When staring down a towering ice cream sundae with syrup piled to the sky, you go about eating it the same way you would anything else—one spoonful at a time. When coaching your employees toward better compliance in your organization, a sometimes complicated task can similarly be simplified by breaking it down into many smaller, more manageable processes. In the case of Dan Kane at his blog, he uses a flowchart taken from the book Coaching for Improved Work Performance in order to break down the quest toward gaining compliance into basic yes/no questions. Kane lists the fifteen questions that encompass this flowchart, beginning with, “Is it worth your time and effort?” and ending with, “Could they do it if they chose to do it?” But then he picks out a few to highlight in depth, and in the process, illuminate our understanding of how to obtain compliance in our organization.
The first questions he deals with regarding an employee are, “Do they know what they’re supposed to do?” and “Do they know how to do it?” He notes that too often, just because people know what should be done it is assumed that they also know how to do it. If somebody tasks you with knocking out Manny Pacquiáo in a boxing match, you know what are supposed to do, but you can bet he is going to beat your brains in long before you ever land your first punch. It is up to you that each of your individual employees understands how to comply with laid out procedures.
Kane then examines the questions of “Do they think your way won’t work?” and “Do they think their way is better?” In these situations, he believes it is best to ask employees outright if they believe the new policy does not work. When the questions are phrased so that there is no implied negativity, the employees will answer more honestly and be willing to share a method that might in fact be better than the policy you have in place. If their solution is not better though, it is up to you to set them straight and convince them of that.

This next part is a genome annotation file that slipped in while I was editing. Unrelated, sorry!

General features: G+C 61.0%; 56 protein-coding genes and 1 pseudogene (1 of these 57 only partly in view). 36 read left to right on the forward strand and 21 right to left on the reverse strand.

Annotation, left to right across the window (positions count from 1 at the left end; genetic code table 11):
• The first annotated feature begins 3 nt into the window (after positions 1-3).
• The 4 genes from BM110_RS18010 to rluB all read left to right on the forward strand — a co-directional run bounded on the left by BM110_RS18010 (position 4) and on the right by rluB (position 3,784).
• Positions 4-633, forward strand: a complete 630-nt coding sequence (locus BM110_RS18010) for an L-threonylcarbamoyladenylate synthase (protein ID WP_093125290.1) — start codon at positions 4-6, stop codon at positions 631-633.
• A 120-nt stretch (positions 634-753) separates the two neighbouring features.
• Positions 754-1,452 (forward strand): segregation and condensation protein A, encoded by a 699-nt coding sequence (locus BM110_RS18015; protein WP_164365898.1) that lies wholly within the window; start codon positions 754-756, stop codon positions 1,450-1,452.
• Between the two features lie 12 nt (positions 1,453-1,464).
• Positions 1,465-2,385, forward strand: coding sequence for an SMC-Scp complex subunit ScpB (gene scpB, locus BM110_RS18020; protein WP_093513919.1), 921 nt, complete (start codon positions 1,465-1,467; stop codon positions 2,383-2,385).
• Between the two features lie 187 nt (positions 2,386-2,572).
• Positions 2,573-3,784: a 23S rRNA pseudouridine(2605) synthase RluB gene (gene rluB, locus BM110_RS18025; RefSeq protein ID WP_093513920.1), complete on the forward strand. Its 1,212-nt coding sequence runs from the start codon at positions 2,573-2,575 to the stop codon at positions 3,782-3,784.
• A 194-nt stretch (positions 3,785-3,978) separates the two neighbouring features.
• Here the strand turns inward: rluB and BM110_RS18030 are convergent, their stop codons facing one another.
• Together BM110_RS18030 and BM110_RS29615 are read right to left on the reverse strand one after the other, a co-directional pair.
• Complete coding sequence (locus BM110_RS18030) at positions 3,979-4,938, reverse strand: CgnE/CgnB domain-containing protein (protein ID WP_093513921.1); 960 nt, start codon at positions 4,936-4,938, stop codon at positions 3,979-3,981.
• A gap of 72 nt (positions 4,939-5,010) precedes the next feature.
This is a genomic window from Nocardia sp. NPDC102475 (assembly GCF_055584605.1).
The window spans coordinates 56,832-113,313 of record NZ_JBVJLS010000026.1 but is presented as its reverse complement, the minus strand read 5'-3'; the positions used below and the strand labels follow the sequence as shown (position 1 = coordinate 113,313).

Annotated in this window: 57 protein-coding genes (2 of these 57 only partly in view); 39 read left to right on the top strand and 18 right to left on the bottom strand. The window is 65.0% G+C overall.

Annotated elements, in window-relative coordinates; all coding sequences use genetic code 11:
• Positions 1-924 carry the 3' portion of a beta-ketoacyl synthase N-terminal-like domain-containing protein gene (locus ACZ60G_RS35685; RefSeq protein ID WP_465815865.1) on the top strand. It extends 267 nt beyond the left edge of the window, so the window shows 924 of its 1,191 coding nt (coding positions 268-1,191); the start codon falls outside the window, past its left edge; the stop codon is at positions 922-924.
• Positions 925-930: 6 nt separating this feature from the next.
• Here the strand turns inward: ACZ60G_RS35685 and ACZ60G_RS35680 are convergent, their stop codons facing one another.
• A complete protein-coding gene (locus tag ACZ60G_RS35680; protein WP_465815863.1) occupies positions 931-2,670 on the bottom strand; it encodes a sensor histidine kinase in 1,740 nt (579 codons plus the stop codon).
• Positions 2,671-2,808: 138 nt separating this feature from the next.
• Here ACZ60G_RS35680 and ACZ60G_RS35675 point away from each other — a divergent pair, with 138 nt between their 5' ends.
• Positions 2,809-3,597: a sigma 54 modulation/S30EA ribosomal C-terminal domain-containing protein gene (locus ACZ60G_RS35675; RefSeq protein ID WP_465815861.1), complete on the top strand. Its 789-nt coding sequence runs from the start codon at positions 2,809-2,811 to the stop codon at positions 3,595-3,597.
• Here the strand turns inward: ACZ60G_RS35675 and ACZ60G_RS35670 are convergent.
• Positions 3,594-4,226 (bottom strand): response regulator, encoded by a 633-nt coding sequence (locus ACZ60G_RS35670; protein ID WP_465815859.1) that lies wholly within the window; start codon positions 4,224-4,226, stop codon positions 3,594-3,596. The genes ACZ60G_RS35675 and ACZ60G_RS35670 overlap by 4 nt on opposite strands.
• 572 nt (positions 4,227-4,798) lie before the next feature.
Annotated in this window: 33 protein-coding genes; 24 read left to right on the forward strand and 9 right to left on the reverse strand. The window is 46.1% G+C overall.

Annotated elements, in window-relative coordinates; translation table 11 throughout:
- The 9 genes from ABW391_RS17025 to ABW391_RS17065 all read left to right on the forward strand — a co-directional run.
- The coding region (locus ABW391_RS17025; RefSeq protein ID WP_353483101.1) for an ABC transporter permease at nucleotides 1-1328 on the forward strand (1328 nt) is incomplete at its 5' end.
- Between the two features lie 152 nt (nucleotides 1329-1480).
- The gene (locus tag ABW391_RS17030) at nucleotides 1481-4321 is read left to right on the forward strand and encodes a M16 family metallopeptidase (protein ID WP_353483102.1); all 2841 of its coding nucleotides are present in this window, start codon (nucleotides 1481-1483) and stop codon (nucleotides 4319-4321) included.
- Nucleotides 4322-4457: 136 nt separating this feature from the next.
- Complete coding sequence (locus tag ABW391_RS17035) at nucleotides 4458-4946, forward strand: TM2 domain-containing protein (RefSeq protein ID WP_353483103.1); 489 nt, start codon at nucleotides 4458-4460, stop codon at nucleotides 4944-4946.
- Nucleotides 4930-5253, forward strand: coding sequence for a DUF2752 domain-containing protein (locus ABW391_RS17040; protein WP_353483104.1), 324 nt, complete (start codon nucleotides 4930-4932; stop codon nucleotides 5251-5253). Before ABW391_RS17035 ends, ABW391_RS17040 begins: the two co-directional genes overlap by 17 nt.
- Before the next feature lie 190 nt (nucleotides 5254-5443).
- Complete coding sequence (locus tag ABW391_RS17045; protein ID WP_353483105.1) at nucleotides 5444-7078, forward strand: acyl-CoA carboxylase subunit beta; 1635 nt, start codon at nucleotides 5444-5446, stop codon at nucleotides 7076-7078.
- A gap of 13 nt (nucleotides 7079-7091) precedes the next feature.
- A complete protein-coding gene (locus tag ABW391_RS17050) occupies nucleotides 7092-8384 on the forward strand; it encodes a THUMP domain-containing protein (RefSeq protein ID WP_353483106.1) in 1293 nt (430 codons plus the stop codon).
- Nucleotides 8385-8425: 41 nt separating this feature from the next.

Finally, the question, “Are there positive consequences to them performing inappropriately?” is explored. These are situations where people are rewarded for not being compliant, and Kane considers one example where a client could not understand why people were “too busy” to address requests in their queue in a timely manner:
One of the things we found was that several employees were taking in requests for work that they handled outside of the standard processes. These requests were usually not documented anywhere, except for a few emails between the tech and the requester. These techs received all kinds of praise from the requesters, who also made sure the tech's manager and the requester's business unit management knew what great service they received. It was so much easier than going through the service desk. We had to really work at cleaning out the “black market” consequences environment. It also pointed out some glaring issues with standard processes, since there were legitimate reasons why people didn't want to use the service desk.
Asking simple questions can provide highly revealing answers. Consult the full list of questions at his blog and consider how you might use them to increase compliance in your organization. Total compliance is like scarfing down the entire sundae—everyone will be impressed with your dedication.